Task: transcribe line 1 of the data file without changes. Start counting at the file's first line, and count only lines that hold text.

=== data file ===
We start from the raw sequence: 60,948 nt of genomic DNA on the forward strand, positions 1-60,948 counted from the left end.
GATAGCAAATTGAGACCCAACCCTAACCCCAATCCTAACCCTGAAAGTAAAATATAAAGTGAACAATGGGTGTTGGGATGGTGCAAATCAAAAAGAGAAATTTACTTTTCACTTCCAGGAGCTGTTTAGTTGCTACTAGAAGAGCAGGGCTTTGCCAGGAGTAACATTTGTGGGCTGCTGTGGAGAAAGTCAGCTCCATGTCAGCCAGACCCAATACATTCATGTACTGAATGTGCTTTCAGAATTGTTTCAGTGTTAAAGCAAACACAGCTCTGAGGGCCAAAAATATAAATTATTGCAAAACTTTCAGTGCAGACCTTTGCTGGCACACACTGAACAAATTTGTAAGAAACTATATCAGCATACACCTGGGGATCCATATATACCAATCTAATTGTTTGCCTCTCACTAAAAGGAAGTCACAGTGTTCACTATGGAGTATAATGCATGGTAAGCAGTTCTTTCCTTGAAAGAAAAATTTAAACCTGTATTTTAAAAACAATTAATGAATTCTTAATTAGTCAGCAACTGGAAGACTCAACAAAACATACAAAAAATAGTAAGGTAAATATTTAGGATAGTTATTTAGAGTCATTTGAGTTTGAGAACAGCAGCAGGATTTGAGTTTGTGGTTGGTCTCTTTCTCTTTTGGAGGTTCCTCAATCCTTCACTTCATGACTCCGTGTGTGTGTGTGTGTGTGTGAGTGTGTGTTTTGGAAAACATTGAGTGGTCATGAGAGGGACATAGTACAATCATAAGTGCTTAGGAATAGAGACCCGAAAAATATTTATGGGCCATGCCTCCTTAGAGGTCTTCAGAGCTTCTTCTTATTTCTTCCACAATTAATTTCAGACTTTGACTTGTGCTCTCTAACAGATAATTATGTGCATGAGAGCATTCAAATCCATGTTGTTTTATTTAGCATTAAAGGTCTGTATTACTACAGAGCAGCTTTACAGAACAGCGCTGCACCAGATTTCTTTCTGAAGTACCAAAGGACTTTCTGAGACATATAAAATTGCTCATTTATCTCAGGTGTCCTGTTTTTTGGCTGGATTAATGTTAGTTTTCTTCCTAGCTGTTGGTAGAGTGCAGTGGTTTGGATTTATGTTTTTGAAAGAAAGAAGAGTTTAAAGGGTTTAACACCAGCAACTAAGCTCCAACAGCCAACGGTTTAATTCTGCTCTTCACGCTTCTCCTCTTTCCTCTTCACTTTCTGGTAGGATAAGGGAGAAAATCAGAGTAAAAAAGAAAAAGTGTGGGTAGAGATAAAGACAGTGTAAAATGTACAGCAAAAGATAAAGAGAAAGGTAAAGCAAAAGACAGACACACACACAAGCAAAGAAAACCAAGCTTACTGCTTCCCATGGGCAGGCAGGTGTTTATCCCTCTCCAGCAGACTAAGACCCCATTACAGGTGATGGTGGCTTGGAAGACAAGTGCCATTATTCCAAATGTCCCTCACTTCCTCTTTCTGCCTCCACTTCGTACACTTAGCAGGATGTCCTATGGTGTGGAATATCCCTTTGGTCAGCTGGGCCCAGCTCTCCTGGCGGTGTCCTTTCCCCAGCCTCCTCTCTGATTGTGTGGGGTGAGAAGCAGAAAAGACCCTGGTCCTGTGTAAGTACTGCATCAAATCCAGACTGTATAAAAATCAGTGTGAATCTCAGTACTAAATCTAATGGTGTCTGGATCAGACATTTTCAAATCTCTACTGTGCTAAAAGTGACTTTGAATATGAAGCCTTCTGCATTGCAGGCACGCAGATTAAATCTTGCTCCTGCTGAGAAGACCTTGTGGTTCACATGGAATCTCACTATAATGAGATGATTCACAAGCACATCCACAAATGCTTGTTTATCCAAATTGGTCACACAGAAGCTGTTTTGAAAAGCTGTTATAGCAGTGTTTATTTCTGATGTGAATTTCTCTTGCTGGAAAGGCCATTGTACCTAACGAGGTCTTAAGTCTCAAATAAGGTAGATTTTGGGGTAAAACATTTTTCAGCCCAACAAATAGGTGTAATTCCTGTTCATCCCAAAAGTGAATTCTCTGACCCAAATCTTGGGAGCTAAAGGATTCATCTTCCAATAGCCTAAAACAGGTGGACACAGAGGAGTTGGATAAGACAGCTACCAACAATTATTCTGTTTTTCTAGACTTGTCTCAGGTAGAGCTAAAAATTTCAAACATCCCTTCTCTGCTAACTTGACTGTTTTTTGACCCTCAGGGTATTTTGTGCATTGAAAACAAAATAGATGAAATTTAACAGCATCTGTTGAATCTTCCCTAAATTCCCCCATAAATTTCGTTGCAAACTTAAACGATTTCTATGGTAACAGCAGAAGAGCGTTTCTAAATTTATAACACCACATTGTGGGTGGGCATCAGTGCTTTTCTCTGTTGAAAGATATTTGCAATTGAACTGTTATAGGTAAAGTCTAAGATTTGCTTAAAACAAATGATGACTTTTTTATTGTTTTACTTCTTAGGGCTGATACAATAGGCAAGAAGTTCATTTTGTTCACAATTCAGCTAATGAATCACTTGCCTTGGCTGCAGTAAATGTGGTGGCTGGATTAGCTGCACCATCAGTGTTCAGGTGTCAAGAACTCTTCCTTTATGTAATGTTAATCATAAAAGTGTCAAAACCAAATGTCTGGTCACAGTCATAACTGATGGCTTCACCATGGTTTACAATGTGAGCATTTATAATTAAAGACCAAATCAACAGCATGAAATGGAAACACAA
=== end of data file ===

We start from the raw sequence: 60,948 nt of genomic DNA on the forward strand, positions 1-60,948 counted from the left end.